Saturday, 4 November 2017

Thor: Ragnarok (Movie Review)



Up until now, the Thor movies haven't exactly been seen as one of the finer entries in the Marvel Cinematic Universe, with the last one generally considered as a low point for the MCU. Well, all that changes with Thor: Ragnarok, the third entry in the franchise. The new movie benefits from a lighter, comedic tone first introduced in the Team Thor short films that preceded it, even as it pushes the overall narrative forward ahead of next year's Avengers: Infinity War.

Set two years after the events of Avengers: Age of Ultron, the movie opens with an imprisoned Thor (Chris Hemsworth) engaged in a battle of wits with the fire demon Surtur, who is determined to bring about the titular Ragnarok, the prophesied end of Asgard and all things as we know it. He manages to defeat the demon, and returns home only to find his brother Loki (Tom Hiddleston) posing as their father, Odin (Anthony Hopkins). Loki reveals that he'd placed his father under a spell, and left him in a since-demolished nursing home on Earth. And with the help of Doctor Strange (Benedict Cumberbatch), they locate him somewhere in Norway.

But all isn't well with the former ruler of Asgard, who reveals that he is dying, and that his death would undo the seal that has kept their sister, Hela (Cate Blanchett), the goddess of death imprisoned for so long. He passes away and Hela returns to reclaim her rightful place on the throne of Asgard, defeating Thor and sending him to the planet Sakaar, where he is once again imprisoned and forced to fight as a gladiator for the entertainment of its people and their grandmaster (Jeff Goldblum). It is there that he reunites with his fellow Avenger, Hulk (Mark Ruffalo), the reigning champion, and he tries to convince him to help, to hilariously comedic results.

Thor: Ragnarok does for the Thor franchise the same thing Captain America: Winter Soldier did for Captain America; it takes the franchise in a bold, new direction. It was no doubt the most fun I've had in an MCU movie till date, surpassing even the likes of Guardians of the Galaxy Vol. 2 in sheer number of gags and creative use of licensed music. Director Taika Waititi has proven that the success of his well-received Team Thor short films was no mere fluke. Here's hoping that he gets another stab at the franchise, before Thor hangs up his cape and (what's left of his) hammer for good.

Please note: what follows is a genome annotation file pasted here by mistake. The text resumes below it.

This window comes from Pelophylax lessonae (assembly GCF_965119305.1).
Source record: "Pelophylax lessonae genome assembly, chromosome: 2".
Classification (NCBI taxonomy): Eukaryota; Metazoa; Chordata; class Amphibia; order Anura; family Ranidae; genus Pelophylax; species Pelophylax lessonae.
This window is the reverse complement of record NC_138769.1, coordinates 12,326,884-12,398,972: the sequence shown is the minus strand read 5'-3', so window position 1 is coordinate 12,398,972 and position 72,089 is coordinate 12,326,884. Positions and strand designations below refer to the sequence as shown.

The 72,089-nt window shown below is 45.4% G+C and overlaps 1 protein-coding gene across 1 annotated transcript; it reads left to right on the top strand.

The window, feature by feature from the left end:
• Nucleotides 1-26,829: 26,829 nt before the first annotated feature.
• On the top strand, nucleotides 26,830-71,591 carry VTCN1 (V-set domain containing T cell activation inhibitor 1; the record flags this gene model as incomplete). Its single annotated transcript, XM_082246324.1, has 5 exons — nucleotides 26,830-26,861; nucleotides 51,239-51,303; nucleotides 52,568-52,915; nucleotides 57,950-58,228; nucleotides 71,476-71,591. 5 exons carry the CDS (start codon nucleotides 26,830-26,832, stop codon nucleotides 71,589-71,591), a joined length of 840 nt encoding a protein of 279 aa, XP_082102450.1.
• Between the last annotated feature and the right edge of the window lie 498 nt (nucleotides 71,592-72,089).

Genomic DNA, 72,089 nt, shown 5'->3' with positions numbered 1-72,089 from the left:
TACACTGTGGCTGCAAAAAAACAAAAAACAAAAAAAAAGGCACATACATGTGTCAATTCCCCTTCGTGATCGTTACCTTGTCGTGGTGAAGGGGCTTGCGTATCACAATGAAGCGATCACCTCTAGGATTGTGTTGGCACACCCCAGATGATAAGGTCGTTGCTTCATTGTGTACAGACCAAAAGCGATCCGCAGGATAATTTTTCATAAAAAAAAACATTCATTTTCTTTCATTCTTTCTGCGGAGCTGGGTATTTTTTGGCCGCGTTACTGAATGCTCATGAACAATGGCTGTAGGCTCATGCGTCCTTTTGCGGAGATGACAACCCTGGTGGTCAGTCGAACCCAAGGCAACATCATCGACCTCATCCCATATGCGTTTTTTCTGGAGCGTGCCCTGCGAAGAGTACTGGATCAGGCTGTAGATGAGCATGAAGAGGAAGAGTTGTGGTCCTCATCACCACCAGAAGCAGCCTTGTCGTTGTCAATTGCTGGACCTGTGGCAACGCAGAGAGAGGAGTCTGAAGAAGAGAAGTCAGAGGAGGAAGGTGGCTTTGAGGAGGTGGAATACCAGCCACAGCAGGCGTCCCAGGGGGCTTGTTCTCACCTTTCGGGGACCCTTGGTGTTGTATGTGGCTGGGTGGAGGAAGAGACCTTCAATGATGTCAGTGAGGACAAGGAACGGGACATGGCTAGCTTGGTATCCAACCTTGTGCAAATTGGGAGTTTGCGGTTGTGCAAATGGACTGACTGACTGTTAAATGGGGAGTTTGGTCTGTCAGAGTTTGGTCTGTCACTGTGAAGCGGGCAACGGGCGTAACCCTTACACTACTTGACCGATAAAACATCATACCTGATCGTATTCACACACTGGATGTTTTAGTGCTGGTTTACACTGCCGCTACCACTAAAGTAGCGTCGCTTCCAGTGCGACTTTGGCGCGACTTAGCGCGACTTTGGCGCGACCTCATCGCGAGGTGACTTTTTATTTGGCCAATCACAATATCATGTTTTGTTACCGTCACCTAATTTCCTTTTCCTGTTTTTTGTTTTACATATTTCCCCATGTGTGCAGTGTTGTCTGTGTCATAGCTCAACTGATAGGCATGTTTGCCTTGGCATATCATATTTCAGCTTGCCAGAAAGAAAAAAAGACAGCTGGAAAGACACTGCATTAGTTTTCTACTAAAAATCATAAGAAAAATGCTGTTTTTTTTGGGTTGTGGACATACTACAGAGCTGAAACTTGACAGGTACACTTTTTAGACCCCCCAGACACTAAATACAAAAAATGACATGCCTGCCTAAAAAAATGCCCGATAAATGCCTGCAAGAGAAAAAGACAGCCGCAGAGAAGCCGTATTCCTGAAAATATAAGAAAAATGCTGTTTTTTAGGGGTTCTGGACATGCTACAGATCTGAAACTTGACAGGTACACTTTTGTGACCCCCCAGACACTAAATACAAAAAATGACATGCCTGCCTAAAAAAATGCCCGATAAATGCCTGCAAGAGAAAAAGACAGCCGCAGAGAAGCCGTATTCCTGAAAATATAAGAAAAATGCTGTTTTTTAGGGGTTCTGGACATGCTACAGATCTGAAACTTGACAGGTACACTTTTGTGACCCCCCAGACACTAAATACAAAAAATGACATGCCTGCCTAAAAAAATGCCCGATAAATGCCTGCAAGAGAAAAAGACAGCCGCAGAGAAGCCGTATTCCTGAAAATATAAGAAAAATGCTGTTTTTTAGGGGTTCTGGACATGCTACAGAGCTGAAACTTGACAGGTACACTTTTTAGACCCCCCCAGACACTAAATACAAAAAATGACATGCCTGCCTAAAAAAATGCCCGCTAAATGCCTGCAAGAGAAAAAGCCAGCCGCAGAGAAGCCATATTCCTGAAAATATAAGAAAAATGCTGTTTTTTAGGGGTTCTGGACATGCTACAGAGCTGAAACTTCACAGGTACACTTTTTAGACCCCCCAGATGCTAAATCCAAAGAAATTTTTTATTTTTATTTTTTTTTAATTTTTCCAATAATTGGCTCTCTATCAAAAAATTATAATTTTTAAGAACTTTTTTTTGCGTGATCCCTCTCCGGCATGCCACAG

6 comments:

  1. It was certainly the funniest Marvel film I have seen. Never silly but just a lot of fun. I did really like the other two Thor films though. I'd say out of all the Marvel films, the Iron Man ones have been the low point, although it's still not anywhere near low.

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    1. That's an interesting take. I've always loved the Iron Man films. Except maybe the third one, which I felt was just okay, in the same way that Thor: The Dark World was just okay.

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  2. I actually think in a different era this movie would’ve been a huge embarrassment. I don’t really get why being this irreverent, regardless of how fun it is, has been embraced so universally as a good thing. I’m certainly not saying that humor is a bad thing in these movies, but that to make it the whole point of the experience is taking it too far.

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  3. Gah! Gonna have to come back to this. Haven't seen it yet. :P

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  4. I loved all the Thor movies but I admit this one was the best yet. I thought it a lot of fun to watch. I like irreverent when done well but I think Tony is right about the reception back in the day, so this was a good time for them to redo all these.

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  5. I'd be content to watch Thor sell toothpaste, so my bar for the movies isn't that high. But I hear this is an amazing movie, so I can't wait to see it.

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